The relationship between record labels and the internet is in a tense state of affairs. On one hand large record companies such as EMI are suing Vimeo for copyright infringement, hence we have Copyright Match. YouTube on the other hand pays a minuscule royalty fee to record labels where uploaded content contains their music.
YouTube plans to launch a new subscription based music service to rival Apple iTunes where content can be downloaded and played on a mobile device with no internet connection. It goes directly head to head with iTunes.
The problem is, smaller record labels feel they are being bullied and the very survival of smaller artists is at stake here…
Large record companies stand to benefit the most from YouTube’s new service. Although for each stream or download the amount YouTube pays is minuscule, these record labels have so much stuff on their books that in total they make a heap of money from it.
For the smaller record labels however the minuscule licensing fees Google pays is a real problem. It’s also a big problem for up and coming talent as we’ll see in a minute.
I have a strong opinion of this myself. The way the technology giants are handling this is absolutely terrible. Vimeo with the Copyright Match system stifles creativity, limits exposure for music and pays not a single penny of royalties to the record labels. YouTube’s approach is weighted heavily in favour of large record companies and artists and absolutely shafts the smaller ones.
That’s my opinion, but it is borne out in reality and here’s the proof…
Zoe Keating is a classical performer with a reasonable amount of success and 2 million streams on YouTube from third party videos – for example people syncing her music to their own uploaded footage. YouTube’s payout for these 2 million syncs was a pathetic $1248 from their ad revenue.
That compares to the $38,000 Zoe made from iTunes sales and a further $25,000 from BandCamp sales in the same period.
Zoe published her 2013 online earnings summary here.
The scary thing is YouTube with their music streaming service competes directly with iTunes and BandCamp.
It has the potential to greatly reduce earnings for smaller artists.
If it succeeds in the market and YouTube get away with paying out such minuscule licensing fees, then how the f*** are musicians supposed to make a living?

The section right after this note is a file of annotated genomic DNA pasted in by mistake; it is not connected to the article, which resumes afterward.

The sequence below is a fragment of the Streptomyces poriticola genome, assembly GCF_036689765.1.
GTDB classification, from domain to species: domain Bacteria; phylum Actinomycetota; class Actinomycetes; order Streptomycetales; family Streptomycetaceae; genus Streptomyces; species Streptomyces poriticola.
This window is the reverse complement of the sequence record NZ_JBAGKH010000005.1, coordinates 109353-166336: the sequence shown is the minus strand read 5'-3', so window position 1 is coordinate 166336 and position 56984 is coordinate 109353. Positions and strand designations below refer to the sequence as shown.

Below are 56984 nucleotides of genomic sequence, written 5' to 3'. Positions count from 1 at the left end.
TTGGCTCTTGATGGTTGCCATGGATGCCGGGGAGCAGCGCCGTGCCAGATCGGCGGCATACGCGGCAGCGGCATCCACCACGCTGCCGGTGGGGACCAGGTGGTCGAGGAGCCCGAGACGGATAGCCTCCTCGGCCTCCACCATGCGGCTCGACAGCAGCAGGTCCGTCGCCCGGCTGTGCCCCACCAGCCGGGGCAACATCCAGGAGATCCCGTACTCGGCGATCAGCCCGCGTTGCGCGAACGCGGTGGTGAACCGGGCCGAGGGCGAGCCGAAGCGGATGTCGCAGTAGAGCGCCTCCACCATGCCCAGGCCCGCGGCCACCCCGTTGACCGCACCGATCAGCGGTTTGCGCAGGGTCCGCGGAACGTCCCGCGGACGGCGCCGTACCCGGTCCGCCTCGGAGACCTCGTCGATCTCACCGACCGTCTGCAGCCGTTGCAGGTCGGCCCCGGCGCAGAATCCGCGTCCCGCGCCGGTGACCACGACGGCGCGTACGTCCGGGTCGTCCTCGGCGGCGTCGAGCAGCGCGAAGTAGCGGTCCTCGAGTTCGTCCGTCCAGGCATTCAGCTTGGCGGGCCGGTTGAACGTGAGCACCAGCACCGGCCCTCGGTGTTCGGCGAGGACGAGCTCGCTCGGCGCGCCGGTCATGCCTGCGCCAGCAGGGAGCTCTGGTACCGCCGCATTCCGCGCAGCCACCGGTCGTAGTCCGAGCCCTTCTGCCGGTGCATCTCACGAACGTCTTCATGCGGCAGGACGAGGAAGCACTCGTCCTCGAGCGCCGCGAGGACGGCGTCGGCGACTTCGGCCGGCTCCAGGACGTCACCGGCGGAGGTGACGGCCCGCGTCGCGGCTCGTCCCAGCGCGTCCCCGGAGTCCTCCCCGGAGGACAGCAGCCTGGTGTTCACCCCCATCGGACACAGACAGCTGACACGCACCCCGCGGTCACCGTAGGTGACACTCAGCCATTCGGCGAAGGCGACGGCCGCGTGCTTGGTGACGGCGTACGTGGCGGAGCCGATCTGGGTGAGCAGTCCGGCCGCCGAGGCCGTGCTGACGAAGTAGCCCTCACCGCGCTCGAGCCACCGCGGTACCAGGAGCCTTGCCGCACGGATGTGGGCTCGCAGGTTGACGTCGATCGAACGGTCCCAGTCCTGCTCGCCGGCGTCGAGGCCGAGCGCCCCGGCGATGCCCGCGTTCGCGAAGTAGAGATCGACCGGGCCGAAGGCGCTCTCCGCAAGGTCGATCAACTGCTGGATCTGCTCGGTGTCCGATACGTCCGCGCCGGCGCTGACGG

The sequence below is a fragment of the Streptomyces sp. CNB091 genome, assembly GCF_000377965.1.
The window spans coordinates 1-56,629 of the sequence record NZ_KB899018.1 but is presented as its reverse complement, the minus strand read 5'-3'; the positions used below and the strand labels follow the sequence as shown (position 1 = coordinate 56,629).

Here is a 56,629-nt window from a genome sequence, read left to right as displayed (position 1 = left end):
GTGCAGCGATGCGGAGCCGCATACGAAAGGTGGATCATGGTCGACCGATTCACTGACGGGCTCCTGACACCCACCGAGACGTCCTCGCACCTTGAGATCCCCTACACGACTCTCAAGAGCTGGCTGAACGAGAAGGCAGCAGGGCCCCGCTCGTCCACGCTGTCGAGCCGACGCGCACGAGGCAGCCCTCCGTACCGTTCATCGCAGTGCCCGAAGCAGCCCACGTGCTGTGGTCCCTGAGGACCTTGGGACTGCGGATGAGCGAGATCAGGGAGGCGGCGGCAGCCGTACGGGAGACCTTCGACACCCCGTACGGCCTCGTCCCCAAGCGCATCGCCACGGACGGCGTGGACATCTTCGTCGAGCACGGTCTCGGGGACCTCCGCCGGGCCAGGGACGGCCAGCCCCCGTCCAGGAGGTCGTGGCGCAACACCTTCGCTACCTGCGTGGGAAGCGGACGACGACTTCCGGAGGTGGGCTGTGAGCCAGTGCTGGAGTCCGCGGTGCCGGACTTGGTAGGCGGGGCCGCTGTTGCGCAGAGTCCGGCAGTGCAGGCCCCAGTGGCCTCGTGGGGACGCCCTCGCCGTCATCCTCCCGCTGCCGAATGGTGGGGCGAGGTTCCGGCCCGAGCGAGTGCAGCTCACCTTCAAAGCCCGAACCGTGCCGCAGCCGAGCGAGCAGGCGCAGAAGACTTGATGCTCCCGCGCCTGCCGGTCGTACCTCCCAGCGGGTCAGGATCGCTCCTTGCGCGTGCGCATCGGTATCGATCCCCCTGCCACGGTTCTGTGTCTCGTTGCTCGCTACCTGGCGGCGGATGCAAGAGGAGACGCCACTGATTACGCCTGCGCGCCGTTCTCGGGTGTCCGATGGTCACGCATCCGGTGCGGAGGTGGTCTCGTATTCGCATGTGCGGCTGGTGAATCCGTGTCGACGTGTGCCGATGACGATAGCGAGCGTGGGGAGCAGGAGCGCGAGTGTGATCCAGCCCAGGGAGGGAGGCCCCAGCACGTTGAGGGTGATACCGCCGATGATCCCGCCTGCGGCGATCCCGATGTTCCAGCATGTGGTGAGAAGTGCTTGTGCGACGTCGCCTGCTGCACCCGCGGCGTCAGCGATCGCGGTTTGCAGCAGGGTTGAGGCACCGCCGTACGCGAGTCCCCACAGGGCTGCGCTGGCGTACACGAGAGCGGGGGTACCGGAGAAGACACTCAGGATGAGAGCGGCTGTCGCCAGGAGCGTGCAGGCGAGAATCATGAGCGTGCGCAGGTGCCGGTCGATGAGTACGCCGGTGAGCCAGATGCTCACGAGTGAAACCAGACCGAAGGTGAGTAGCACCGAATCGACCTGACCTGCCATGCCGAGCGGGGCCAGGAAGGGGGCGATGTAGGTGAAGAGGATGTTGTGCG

A little bit of creativity would go a long way to solving the problem. Instead of Vimeo not paying anything at all (just outlawing sync altogether) and YouTube being so tight fisted, enormous revenue streams could be opened up for smaller record labels and artists.
If there was a bullet-proof way for filmmakers, amateur and pro alike to license commercial music instantly and easily with the click of a button and the payment of a one off $50. I would use it every week, but I don’t, because the quality and variety of the music on existing stock libraries is mostly super-average and will never compete with what is offered by signed artists on the worldwide books of record labels.
The smaller record labels need to look seriously at a online sync licensing service for content creators.
High and Dry
Chris Cooke of Complete Music Update says that YouTube already pays the lowest rates in the music business, and yet it is one of the most important promotional platforms in music today.
“What the indies are getting really angry about is that YouTube seems to be threatening to withdraw this powerful promotional platform if they don’t sign up to the new audio service – a service that will be going head-to-head with Spotify, Deezer et cetera while, as we understand it, paying considerably lower royalties.” – says Chris
And already Radiohead have complained that Spotify rips them off with low royalty fees. YouTube are worse!
Many of the best artists remain on smaller independent record labels such as Adele, Arctic Monkeys and Radiohead. This is the calibre of music Google will be hacking away from YouTube if they record labels do not comply with Google’s terms.
If I was being unkind I’d describe that as ‘blackmail’.
So if we have a system that does not pay enough to sustain the careers of grass roots musicians or smaller record labels, what do we have?
We have a music industry dominated and controlled by the few big companies who can earn money from billions of streams from a small flat rate fee decided by Google.
Then the responsibility will partly be on the artists signed to these labels to get as many hits and streams as possible on YouTube, otherwise they will be considered unprofitable.
It all points to a disastrous direction for music and creativity.